a sermon by Lia Scholl Last week we talked about John 3:8, and the Holy Spirit, and how she blows where she chooses, and you hear the sound of her, but you do not know where she comes from or where she goes. And I compared the Holy Spirit in our lives to the wind that picks up a kite—and the balance between being tethered to the ground, like a kite must be, but also must be free to fly. If we are too tightly tethered, whether to the past, to conflict, or to control, we will not thrive. But then I found myself asking,Read More →

A sermon on John 8: 1-11. We have been learning about forgiveness… We learned why we should forgive—because resentment is like eating rat poison and hoping the rat will die. And we forgive because we are commanded by God to do so, that in doing so we build a world of forgiveness. And the best reason to forgive is that we, ourselves, need forgiveness. We learned how to forgive (according to The Book of Forgiving by Desmond and Mpho Tutu): tell the story, name the hurt, grant forgiveness, and release or renew the relationship. We also learned about creating a world of forgiveness, and thatRead More →

A sermon based on Hosea 11. A friend asked in a coffee shop recently: How do you reconcile the idea of a loving God with all that happens in the world? It’s the oldest question in the world. And when we look at the stark horror of what has happened this week in Paris, in Beirut, in southern Japan, in the Bosso district of Niger, and in Baghdad It’s hard to start anyplace but disbelief and sorrow. How can we reconcile the idea of a loving God with all that has happened in the world? This is the question, I believe, that the book ofRead More →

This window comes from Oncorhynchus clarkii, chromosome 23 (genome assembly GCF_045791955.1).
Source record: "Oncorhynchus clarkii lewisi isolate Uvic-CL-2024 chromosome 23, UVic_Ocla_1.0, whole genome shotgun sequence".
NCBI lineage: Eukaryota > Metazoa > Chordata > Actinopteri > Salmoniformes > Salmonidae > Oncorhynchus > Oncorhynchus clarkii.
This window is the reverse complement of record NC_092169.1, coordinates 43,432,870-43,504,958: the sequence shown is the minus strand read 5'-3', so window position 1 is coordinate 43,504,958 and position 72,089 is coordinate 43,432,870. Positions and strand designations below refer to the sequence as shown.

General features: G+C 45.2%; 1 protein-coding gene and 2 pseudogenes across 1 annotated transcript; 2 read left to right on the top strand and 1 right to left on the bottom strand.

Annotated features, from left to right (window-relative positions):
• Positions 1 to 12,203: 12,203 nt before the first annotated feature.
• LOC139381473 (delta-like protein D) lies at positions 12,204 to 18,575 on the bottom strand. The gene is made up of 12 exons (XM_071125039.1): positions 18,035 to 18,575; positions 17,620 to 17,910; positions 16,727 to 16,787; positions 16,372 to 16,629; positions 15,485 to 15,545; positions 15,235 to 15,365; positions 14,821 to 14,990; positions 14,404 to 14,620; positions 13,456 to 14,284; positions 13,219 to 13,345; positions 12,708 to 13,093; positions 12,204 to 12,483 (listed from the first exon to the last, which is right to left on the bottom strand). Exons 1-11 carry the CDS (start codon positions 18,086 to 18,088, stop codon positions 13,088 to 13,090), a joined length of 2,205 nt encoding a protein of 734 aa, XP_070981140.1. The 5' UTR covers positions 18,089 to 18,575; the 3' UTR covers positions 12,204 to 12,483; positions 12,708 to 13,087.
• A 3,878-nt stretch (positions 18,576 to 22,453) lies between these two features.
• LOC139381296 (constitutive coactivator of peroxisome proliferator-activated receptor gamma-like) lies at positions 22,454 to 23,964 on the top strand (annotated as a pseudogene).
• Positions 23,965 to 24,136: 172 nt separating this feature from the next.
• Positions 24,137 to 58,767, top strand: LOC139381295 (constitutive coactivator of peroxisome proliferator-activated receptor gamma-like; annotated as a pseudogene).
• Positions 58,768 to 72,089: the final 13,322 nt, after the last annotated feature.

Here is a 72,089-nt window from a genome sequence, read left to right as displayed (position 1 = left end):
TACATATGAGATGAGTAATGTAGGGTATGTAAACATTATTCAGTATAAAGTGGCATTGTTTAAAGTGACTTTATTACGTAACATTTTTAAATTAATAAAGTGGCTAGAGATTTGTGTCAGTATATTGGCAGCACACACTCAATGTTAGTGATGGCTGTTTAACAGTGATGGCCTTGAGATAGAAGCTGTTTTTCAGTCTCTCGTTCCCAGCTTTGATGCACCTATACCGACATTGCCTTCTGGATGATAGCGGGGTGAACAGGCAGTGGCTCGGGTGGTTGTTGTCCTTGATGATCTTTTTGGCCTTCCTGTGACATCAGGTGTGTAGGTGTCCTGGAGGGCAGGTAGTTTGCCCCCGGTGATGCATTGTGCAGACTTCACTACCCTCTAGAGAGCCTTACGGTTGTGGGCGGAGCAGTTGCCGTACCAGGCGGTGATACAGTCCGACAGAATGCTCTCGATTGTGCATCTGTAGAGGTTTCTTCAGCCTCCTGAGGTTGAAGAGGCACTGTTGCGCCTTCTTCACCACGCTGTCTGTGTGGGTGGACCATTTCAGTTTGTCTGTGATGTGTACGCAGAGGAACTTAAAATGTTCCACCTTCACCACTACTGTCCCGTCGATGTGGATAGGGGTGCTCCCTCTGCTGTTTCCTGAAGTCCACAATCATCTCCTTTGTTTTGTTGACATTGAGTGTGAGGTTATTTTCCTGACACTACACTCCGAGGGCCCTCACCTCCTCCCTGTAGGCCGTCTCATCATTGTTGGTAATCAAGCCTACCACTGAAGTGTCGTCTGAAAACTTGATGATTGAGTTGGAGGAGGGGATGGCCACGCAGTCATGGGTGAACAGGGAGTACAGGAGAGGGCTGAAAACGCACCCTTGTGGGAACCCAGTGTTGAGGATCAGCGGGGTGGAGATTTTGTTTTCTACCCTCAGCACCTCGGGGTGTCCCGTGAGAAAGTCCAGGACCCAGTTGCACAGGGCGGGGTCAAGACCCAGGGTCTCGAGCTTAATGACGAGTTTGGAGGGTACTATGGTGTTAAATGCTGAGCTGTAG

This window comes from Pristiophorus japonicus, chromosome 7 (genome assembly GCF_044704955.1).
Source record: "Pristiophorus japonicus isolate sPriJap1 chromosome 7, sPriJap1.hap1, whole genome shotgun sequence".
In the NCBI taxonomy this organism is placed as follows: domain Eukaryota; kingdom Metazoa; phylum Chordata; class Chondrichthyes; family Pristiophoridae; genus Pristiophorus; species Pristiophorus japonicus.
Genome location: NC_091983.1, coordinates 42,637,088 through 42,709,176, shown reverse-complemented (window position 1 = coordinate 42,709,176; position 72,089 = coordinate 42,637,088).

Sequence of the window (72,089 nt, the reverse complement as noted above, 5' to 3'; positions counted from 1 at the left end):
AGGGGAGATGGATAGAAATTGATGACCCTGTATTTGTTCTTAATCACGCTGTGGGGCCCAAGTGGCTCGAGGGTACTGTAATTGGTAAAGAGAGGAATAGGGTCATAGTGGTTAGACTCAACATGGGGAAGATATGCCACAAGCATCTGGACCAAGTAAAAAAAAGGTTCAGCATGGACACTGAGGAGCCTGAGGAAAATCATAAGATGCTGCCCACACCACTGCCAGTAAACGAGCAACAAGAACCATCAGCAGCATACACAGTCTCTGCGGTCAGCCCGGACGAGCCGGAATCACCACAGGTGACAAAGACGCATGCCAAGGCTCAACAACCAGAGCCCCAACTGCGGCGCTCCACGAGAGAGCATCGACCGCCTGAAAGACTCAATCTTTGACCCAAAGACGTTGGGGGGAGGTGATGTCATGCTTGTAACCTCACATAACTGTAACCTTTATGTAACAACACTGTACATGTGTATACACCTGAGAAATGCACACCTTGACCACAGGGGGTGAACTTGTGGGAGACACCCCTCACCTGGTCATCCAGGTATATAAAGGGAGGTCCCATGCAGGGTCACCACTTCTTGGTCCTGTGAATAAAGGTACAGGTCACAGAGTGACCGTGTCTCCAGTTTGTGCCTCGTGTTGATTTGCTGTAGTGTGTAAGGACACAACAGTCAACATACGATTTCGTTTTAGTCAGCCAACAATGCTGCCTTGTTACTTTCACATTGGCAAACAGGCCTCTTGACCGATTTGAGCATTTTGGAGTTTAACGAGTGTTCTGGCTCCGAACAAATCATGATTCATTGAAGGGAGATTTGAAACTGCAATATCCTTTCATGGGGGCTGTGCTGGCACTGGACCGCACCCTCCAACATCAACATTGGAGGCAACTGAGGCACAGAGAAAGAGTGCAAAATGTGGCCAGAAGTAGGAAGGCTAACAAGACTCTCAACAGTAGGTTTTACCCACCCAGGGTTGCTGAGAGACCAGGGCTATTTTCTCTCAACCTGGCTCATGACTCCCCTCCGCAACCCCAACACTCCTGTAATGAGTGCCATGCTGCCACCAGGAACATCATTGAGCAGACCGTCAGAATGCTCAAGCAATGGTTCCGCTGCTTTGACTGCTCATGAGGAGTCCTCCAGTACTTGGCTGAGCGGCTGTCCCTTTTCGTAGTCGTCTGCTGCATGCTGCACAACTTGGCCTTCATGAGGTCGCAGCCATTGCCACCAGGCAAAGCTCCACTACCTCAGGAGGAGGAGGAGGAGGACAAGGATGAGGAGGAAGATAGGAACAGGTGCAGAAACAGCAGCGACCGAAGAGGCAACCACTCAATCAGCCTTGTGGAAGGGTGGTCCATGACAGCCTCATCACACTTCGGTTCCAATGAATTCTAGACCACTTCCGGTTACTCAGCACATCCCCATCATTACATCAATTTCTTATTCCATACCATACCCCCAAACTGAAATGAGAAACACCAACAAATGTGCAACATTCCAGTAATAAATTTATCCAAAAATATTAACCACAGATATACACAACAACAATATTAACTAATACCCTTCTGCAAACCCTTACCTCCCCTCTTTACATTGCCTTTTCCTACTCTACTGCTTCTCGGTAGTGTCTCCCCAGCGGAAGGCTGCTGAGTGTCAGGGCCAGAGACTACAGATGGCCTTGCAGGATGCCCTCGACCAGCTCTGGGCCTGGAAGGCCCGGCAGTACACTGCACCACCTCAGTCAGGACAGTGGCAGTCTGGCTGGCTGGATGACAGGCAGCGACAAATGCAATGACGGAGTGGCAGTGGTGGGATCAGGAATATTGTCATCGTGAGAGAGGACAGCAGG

A sermon based on 1 Kings 18. I wonder if you all know the composer, Arvo Pärt. He was born in Estonia in 1935. He is a rather prolific composer, which includes choral pieces and orchestral pieces. My favorite is a piece called Spiegel im Spiegel, or Mirror in Mirror, which was written for a piano and violin. In a recent Guardian article Gunter Atteln said, “In order to understand Pärt, one needs to know that he is a religious person. You don’t need to be religious to feel his music, just as you don’t need to be religious to feel the music of Bach.”Read More →

In the new book, Accidental Saints, Finding God in All the Wrong People, Nadia Bolz-Weber, the tattoo-having, curse-word-saying pastor of the Church of All Saints and Sinners, tells of seeking a new saint, one she could model her life after as she began a new church. She found Alma White, who planted a church in 1901. Alma Bridwell White was the founder and a bishop of the Pillar of Fire Church and in 1918, she became the first female bishop in the United States. She was noted for her feminism and “her association with [wait for it…] the Ku Klux Klan, her anti-Catholicism, anti-Semitism, anti-Pentecostalism,Read More →